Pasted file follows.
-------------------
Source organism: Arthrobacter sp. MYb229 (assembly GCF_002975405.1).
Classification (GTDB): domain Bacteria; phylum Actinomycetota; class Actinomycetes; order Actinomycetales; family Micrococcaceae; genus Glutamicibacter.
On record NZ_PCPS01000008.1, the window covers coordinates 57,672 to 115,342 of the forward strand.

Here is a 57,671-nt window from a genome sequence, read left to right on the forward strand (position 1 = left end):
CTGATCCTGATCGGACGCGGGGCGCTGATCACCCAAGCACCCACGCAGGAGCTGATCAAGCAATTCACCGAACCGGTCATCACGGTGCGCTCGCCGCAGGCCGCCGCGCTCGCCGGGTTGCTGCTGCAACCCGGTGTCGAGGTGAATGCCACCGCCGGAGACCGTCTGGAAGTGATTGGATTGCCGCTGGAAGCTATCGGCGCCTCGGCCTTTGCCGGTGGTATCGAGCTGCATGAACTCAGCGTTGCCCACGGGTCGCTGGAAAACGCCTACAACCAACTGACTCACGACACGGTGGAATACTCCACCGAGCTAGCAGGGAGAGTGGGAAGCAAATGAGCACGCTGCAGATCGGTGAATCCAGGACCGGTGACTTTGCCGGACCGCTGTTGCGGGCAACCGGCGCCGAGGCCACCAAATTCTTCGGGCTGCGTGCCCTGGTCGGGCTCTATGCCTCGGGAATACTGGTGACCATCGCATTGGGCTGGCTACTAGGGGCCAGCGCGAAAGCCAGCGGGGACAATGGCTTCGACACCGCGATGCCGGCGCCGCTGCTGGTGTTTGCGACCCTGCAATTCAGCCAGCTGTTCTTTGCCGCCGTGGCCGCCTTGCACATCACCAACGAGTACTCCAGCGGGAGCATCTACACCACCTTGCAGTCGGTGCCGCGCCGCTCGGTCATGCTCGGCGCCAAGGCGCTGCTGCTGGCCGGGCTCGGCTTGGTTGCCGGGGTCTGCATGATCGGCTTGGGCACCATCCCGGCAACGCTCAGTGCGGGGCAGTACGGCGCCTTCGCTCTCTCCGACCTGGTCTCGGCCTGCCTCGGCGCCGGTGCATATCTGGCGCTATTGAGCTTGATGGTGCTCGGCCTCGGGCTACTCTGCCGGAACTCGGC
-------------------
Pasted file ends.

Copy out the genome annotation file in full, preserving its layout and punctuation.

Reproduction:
Source organism: Arthrobacter sp. MYb229 (assembly GCF_002975405.1).
Classification (GTDB): domain Bacteria; phylum Actinomycetota; class Actinomycetes; order Actinomycetales; family Micrococcaceae; genus Glutamicibacter.
On record NZ_PCPS01000008.1, the window covers coordinates 57,672 to 115,342 of the forward strand.

Here is a 57,671-nt window from a genome sequence, read left to right on the forward strand (position 1 = left end):
CTGATCCTGATCGGACGCGGGGCGCTGATCACCCAAGCACCCACGCAGGAGCTGATCAAGCAATTCACCGAACCGGTCATCACGGTGCGCTCGCCGCAGGCCGCCGCGCTCGCCGGGTTGCTGCTGCAACCCGGTGTCGAGGTGAATGCCACCGCCGGAGACCGTCTGGAAGTGATTGGATTGCCGCTGGAAGCTATCGGCGCCTCGGCCTTTGCCGGTGGTATCGAGCTGCATGAACTCAGCGTTGCCCACGGGTCGCTGGAAAACGCCTACAACCAACTGACTCACGACACGGTGGAATACTCCACCGAGCTAGCAGGGAGAGTGGGAAGCAAATGAGCACGCTGCAGATCGGTGAATCCAGGACCGGTGACTTTGCCGGACCGCTGTTGCGGGCAACCGGCGCCGAGGCCACCAAATTCTTCGGGCTGCGTGCCCTGGTCGGGCTCTATGCCTCGGGAATACTGGTGACCATCGCATTGGGCTGGCTACTAGGGGCCAGCGCGAAAGCCAGCGGGGACAATGGCTTCGACACCGCGATGCCGGCGCCGCTGCTGGTGTTTGCGACCCTGCAATTCAGCCAGCTGTTCTTTGCCGCCGTGGCCGCCTTGCACATCACCAACGAGTACTCCAGCGGGAGCATCTACACCACCTTGCAGTCGGTGCCGCGCCGCTCGGTCATGCTCGGCGCCAAGGCGCTGCTGCTGGCCGGGCTCGGCTTGGTTGCCGGGGTCTGCATGATCGGCTTGGGCACCATCCCGGCAACGCTCAGTGCGGGGCAGTACGGCGCCTTCGCTCTCTCCGACCTGGTCTCGGCCTGCCTCGGCGCCGGTGCATATCTGGCGCTATTGAGCTTGATGGTGCTCGGCCTCGGGCTACTCTGCCGGAACTCGGC